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Consultant Breached FBI's Computers

A breach of FBI databases is the latest in a string of setbacks for Director Robert S. Mueller's campaign to upgrade the agency's technical capabilities.
A breach of FBI databases is the latest in a string of setbacks for Director Robert S. Mueller's campaign to upgrade the agency's technical capabilities. (By Chris Kleponis -- Bloomberg)

What Colon did was hardly cutting edge, said Joe Stewart, a senior researcher with Chicago-based security company LURHQ Corp. "It was pretty run-of-the-mill stuff five years ago," Stewart said.

Asked if he was surprised that a secure FBI system could be entered so easily, Stewart said, "I'd like to say 'Sure,' but I'm not really. They are dealing with the same types of problems that corporations are dealing with."

Colon's lawyer said in a court filing that his client was hired to work on the FBI's "Trilogy" computer system but became frustrated over "bureaucratic" obstacles, such as obtaining written authorization from the FBI's Washington headquarters for "routine" matters such as adding a printer or moving a new computer onto the system. He said Colon used the hacked user names and passwords to bypass the authorization process and speed the work.

Colon's lawyers said FBI officials in the Springfield office approved of what he was doing, and that one agent even gave Colon his own password, enabling him to get to the encrypted database in March 2004. Because FBI employees are required to change their passwords every 90 days, Colon hacked into the system on three later occasions to update his password list.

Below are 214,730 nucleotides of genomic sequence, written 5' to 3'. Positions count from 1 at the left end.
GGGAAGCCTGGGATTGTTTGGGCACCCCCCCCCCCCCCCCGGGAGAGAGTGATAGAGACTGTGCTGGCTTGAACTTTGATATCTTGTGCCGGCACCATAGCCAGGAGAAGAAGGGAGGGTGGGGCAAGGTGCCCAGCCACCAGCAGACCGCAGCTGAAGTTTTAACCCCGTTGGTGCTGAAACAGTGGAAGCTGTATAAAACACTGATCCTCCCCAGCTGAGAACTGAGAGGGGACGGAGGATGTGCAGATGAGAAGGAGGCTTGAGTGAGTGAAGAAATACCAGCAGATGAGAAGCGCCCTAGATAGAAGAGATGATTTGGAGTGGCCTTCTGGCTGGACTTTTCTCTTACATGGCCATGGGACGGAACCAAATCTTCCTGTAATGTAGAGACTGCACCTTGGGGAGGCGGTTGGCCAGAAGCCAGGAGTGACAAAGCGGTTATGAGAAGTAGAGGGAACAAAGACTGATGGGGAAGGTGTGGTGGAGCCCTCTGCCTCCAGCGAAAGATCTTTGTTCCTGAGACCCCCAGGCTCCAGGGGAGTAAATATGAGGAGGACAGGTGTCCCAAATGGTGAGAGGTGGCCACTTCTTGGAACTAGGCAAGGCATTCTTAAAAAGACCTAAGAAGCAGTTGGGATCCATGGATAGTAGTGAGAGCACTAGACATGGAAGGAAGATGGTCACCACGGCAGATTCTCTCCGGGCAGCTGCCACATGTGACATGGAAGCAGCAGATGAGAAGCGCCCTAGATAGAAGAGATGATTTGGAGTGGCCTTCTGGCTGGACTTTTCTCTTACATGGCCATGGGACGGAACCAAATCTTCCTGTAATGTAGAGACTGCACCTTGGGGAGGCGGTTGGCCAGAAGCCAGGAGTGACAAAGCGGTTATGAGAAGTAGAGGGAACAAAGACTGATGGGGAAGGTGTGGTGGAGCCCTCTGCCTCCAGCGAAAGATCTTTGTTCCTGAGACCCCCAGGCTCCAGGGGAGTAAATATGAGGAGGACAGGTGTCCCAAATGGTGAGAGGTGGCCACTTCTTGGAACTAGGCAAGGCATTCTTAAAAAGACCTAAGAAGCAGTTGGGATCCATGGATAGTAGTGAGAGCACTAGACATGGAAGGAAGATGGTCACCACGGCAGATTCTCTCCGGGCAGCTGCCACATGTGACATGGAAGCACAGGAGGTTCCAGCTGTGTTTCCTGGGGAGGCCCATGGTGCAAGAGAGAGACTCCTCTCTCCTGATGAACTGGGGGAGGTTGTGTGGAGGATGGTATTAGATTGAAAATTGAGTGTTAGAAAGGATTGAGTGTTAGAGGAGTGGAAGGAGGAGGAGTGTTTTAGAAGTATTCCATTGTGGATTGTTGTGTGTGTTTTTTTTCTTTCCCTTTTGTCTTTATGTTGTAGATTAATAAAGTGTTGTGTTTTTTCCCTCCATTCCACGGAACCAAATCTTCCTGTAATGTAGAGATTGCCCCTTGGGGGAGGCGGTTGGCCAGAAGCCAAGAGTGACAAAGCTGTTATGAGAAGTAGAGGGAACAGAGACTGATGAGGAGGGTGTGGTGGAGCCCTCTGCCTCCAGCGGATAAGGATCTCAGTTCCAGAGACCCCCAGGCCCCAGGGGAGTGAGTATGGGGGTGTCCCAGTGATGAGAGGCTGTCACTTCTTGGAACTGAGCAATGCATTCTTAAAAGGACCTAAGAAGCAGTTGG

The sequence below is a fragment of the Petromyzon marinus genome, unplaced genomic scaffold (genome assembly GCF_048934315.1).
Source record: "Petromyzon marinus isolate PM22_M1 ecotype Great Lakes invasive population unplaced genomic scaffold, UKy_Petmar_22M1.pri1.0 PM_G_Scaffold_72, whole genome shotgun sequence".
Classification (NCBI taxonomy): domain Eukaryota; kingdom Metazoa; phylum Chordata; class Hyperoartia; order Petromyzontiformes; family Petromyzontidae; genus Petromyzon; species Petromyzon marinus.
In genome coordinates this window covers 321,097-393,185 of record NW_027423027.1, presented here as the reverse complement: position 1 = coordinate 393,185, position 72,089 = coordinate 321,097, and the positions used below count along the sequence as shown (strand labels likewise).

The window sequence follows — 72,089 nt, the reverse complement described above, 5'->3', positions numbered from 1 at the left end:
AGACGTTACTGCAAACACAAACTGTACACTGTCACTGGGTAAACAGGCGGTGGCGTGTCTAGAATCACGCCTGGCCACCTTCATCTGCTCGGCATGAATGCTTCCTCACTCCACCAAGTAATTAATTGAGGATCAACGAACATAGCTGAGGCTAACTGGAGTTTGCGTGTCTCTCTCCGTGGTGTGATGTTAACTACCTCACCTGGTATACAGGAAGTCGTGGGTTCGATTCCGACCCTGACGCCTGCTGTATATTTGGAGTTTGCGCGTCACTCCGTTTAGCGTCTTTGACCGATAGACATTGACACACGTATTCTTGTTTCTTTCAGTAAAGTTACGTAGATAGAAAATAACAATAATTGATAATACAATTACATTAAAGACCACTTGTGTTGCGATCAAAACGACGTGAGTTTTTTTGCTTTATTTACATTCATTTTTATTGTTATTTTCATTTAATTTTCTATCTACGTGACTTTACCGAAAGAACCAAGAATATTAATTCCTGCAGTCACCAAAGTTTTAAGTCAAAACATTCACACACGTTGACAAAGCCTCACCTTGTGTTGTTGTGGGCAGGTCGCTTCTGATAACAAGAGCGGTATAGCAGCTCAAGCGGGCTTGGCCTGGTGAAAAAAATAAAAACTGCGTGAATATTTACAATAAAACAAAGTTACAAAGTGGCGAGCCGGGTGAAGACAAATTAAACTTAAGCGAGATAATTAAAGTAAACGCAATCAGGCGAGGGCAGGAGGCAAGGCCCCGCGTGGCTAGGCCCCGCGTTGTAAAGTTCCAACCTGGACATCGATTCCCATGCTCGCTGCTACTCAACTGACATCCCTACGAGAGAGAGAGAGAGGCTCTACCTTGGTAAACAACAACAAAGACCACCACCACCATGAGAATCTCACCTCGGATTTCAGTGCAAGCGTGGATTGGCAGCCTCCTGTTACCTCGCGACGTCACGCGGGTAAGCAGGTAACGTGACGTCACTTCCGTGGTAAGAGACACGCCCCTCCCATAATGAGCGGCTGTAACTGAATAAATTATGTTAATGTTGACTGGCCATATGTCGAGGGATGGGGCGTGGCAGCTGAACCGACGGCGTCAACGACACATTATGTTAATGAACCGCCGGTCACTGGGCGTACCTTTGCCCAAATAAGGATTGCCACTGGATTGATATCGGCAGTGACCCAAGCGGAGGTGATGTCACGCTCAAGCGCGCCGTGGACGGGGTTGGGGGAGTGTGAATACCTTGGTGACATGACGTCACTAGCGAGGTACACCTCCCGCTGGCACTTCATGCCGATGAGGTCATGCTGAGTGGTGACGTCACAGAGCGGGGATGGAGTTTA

The FBI's struggle to modernize its computer system has been a recurring headache for Mueller and has generated considerable criticism from lawmakers.

Better computer technology might have enabled agents to more closely link men who later turned out to be involved in the Sept. 11, 2001, attacks, according to intelligence reviews conducted after the terrorist strikes.

The FBI's Trilogy program cost more than $535 million but failed to produce a usable case-management system for agents because of cost overruns and technical problems, according to the Government Accountability Office.

While Trilogy led to successful hardware upgrades and thousands of new PCs for bureau workers and agents, the final phase -- a software system called the Virtual Case File -- was abandoned last year. The FBI announced in March that it would spend an additional $425 million in an attempt to finish the job. The new system would be called "Sentinel."


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